Triarchic Traits Within Law Enforcement: An Investigation of the Interactive Effect of Boldness
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Psychopathic personality disorder (psychopathy) is generally construed as a constellation of affective/interpersonal deficits and externalizing behaviors/deviance; these characteristics are often considered maladaptive and perceived as highly socially undesirable. However, perceptions of psychopathy are not uniformly negative and ostensibly psychopathic traits are not uniformly predictive of adverse outcomes. Recent conceptualizations of the disorder have captured putatively adaptive traits (i.e., boldness) as central features of their nomological network, which is consistent with some historical conceptualizations of the disorder. One such model, the Triarchic Model of psychopathy, is comprised of three distinct dispositional variables: disinhibition, meanness, boldness. Recent criticisms regarding the inclusion of boldness in conceptual models of psychopathy have tended to focus on the fact that this construct appears to be a socially desirable personality trait that also tends to be associated with adaptive functioning and outcomes. But is it truly desirable/adaptive to be bold? The current project addressed this question in two separate but related domains. Study 1 examined the extent to which a police officer perceived as bold is judged positively or negatively across contexts. Building on recent mock juror research demonstrating that perceived boldness among criminals is judged negatively by jurors, a 3x2 research design was employed to manipulate a fictitious police officer’s personality (high boldness, low boldness, none) and the “context” (positive versus negative outcome) using a simulation approach. Counter to the hypotheses, an interactive effect of outcome by boldness on perceptions of the officer, such that the main effect of outcome (i.e., positive outcome associated with more positive perceptions) was amplified by high boldness and attenuated by low boldness, did not consistently emerge. Study 2 more directly investigated whether traits of psychopathy (particularly boldness) are endorsed by police officers, and if so, the relation to actual performance among police. Specifically, this study used archival data from extant personality measures (i.e., MMPI-2 and PAI) as a preliminary investigation into Triarchic trait endorsement and the impact of boldness on supervisor judgments of police officers. Although not predictive of supervisor judgments, officer candidates tended to portray themselves as highly bold and low in meanness and disinhibition—a pattern that was amplified by defensive responding.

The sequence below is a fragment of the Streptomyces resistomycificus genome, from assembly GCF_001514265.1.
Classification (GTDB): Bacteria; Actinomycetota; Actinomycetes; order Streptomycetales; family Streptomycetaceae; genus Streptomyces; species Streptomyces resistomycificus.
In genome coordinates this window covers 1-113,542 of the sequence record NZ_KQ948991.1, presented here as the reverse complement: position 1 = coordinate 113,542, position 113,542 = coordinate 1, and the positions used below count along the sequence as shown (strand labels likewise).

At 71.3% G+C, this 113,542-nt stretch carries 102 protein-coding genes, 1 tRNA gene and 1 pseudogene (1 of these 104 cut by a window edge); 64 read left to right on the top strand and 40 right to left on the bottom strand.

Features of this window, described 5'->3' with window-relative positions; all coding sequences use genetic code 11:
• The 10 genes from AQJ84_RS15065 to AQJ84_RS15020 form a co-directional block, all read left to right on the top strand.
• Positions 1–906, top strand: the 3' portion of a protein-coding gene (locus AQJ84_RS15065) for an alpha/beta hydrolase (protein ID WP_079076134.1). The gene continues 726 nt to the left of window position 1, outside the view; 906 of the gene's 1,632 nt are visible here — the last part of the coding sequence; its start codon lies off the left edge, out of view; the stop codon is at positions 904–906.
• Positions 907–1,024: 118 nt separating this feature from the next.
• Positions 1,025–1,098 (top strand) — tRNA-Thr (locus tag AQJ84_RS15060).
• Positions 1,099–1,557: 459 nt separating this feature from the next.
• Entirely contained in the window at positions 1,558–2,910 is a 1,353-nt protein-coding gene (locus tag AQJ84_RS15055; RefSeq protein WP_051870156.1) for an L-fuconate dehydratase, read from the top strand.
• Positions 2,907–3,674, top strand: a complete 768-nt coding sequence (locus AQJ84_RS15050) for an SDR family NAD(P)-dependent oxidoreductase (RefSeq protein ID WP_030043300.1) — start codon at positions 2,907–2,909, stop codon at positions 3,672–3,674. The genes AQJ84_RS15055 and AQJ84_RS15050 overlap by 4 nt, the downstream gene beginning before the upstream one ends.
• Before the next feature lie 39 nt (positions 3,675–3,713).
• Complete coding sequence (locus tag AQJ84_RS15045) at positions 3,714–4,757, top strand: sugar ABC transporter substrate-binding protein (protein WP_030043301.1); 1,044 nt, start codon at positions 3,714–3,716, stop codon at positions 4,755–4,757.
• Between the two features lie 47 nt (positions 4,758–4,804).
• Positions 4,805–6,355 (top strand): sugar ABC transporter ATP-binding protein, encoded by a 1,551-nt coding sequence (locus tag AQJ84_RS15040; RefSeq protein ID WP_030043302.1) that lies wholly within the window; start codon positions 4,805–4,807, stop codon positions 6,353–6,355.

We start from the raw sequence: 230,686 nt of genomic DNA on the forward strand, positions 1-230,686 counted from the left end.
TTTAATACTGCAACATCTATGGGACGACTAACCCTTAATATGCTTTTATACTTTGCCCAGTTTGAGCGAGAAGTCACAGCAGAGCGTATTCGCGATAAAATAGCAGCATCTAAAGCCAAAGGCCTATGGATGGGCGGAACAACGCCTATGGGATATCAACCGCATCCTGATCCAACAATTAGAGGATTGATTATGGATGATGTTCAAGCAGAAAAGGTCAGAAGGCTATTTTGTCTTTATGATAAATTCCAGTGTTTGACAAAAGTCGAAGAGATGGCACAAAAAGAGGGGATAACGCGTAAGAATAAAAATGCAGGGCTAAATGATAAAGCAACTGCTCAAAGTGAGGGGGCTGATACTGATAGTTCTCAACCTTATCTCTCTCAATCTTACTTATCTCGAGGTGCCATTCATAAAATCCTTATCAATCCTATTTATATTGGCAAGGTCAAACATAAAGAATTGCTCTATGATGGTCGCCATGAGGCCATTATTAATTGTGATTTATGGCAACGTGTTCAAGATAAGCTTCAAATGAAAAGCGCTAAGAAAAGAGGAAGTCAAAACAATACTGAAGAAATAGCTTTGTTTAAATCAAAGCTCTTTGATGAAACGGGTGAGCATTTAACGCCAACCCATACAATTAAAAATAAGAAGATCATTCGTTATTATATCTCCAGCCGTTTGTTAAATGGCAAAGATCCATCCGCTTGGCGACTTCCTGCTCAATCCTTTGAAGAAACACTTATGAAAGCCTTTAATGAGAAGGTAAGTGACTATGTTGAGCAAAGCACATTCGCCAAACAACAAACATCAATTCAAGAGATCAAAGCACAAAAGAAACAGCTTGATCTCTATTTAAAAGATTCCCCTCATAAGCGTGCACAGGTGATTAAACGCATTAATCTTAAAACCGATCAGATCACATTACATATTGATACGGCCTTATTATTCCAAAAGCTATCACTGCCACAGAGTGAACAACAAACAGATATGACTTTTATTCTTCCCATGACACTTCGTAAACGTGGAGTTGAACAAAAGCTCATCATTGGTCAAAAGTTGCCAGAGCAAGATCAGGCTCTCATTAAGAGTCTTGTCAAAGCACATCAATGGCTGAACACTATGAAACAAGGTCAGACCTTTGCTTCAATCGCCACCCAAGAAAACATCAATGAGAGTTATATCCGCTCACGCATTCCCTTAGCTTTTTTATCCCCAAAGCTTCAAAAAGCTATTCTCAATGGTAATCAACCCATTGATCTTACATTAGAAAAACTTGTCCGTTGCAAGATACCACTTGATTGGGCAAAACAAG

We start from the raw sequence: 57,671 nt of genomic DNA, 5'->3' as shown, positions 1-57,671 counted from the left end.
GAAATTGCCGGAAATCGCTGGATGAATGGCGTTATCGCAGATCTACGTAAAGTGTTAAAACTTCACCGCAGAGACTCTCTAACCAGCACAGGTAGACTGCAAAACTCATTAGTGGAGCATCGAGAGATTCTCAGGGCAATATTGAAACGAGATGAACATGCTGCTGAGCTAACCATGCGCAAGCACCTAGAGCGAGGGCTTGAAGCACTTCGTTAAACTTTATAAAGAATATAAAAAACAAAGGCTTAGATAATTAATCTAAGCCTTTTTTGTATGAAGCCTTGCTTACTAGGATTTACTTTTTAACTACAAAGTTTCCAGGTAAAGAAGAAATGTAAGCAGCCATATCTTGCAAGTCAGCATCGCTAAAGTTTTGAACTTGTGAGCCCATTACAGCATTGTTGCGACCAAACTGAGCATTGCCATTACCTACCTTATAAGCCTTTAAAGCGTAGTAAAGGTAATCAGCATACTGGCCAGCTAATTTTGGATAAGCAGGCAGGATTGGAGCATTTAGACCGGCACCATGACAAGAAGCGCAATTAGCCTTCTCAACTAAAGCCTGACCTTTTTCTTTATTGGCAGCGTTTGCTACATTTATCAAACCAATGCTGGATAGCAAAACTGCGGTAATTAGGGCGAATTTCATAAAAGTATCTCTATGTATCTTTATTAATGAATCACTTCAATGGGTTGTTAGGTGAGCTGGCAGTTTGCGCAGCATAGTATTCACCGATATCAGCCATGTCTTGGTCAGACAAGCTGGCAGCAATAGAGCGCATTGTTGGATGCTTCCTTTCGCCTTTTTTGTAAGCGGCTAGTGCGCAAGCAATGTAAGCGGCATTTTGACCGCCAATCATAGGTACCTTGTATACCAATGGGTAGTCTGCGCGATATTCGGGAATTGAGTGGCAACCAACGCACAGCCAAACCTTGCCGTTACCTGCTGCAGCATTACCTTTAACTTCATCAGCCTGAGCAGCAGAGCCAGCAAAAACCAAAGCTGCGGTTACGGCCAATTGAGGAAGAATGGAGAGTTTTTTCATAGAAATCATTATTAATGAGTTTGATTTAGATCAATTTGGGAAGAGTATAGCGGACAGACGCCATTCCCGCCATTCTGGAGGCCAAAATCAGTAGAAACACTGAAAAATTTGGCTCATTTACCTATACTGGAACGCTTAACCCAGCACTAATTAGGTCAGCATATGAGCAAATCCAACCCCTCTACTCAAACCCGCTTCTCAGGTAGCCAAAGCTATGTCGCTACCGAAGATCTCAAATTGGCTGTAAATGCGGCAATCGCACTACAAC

Rulseh, Allison Nicole (2018). Triarchic Traits Within Law Enforcement: An Investigation of the Interactive Effect of Boldness. Doctoral dissertation, Texas A & M University. Available electronically from